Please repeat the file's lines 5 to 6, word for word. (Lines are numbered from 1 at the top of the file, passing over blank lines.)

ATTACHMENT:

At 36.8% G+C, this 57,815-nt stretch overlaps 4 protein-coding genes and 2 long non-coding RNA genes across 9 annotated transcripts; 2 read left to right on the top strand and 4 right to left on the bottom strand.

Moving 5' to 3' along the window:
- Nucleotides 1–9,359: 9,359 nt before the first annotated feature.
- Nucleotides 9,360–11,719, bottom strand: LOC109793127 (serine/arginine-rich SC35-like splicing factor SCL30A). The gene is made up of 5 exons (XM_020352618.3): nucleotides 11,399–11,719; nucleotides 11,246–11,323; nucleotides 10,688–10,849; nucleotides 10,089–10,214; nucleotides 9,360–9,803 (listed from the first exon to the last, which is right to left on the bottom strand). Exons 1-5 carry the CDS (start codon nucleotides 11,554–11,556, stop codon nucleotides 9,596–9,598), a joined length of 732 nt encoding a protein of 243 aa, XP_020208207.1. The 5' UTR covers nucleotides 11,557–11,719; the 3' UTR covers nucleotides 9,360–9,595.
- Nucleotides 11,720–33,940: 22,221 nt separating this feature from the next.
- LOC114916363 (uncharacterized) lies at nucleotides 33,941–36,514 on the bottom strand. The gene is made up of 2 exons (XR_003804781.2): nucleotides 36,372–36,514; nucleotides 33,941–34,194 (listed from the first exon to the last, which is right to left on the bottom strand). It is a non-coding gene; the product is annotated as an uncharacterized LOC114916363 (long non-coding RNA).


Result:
- Nucleotides 11,720–33,940: 22,221 nt separating this feature from the next.
- LOC114916363 (uncharacterized) lies at nucleotides 33,941–36,514 on the bottom strand. The gene is made up of 2 exons (XR_003804781.2): nucleotides 36,372–36,514; nucleotides 33,941–34,194 (listed from the first exon to the last, which is right to left on the bottom strand). It is a non-coding gene; the product is annotated as an uncharacterized LOC114916363 (long non-coding RNA).